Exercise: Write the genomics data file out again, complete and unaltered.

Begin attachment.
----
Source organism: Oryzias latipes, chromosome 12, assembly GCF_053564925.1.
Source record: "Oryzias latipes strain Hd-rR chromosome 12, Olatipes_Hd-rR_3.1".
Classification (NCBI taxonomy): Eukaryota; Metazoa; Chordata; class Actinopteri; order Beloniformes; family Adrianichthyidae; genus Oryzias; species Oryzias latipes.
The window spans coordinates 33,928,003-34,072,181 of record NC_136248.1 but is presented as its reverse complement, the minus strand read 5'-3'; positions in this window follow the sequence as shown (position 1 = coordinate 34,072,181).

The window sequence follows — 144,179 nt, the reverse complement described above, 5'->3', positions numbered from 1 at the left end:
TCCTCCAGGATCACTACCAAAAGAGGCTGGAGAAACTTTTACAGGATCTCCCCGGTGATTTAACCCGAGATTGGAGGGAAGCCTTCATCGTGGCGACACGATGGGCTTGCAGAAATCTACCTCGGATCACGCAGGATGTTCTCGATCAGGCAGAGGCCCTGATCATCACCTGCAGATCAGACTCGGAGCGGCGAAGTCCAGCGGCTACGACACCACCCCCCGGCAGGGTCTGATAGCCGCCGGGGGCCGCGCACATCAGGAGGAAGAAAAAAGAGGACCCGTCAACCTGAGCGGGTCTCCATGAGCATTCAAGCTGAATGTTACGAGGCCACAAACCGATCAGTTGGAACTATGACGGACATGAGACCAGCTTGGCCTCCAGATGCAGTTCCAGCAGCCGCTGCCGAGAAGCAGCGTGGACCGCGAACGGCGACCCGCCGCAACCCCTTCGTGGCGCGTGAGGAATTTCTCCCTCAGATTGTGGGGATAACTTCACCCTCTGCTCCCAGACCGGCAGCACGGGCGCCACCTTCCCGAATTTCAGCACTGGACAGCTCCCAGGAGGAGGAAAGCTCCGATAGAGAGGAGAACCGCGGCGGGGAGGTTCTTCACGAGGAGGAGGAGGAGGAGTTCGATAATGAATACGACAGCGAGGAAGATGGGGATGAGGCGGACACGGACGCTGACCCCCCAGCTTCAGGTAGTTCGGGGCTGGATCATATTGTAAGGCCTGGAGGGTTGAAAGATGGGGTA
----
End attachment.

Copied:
Source organism: Oryzias latipes, chromosome 12, assembly GCF_053564925.1.
Source record: "Oryzias latipes strain Hd-rR chromosome 12, Olatipes_Hd-rR_3.1".
Classification (NCBI taxonomy): Eukaryota; Metazoa; Chordata; class Actinopteri; order Beloniformes; family Adrianichthyidae; genus Oryzias; species Oryzias latipes.
The window spans coordinates 33,928,003-34,072,181 of record NC_136248.1 but is presented as its reverse complement, the minus strand read 5'-3'; positions in this window follow the sequence as shown (position 1 = coordinate 34,072,181).

The window sequence follows — 144,179 nt, the reverse complement described above, 5'->3', positions numbered from 1 at the left end:
TCCTCCAGGATCACTACCAAAAGAGGCTGGAGAAACTTTTACAGGATCTCCCCGGTGATTTAACCCGAGATTGGAGGGAAGCCTTCATCGTGGCGACACGATGGGCTTGCAGAAATCTACCTCGGATCACGCAGGATGTTCTCGATCAGGCAGAGGCCCTGATCATCACCTGCAGATCAGACTCGGAGCGGCGAAGTCCAGCGGCTACGACACCACCCCCCGGCAGGGTCTGATAGCCGCCGGGGGCCGCGCACATCAGGAGGAAGAAAAAAGAGGACCCGTCAACCTGAGCGGGTCTCCATGAGCATTCAAGCTGAATGTTACGAGGCCACAAACCGATCAGTTGGAACTATGACGGACATGAGACCAGCTTGGCCTCCAGATGCAGTTCCAGCAGCCGCTGCCGAGAAGCAGCGTGGACCGCGAACGGCGACCCGCCGCAACCCCTTCGTGGCGCGTGAGGAATTTCTCCCTCAGATTGTGGGGATAACTTCACCCTCTGCTCCCAGACCGGCAGCACGGGCGCCACCTTCCCGAATTTCAGCACTGGACAGCTCCCAGGAGGAGGAAAGCTCCGATAGAGAGGAGAACCGCGGCGGGGAGGTTCTTCACGAGGAGGAGGAGGAGGAGTTCGATAATGAATACGACAGCGAGGAAGATGGGGATGAGGCGGACACGGACGCTGACCCCCCAGCTTCAGGTAGTTCGGGGCTGGATCATATTGTAAGGCCTGGAGGGTTGAAAGATGGGGTA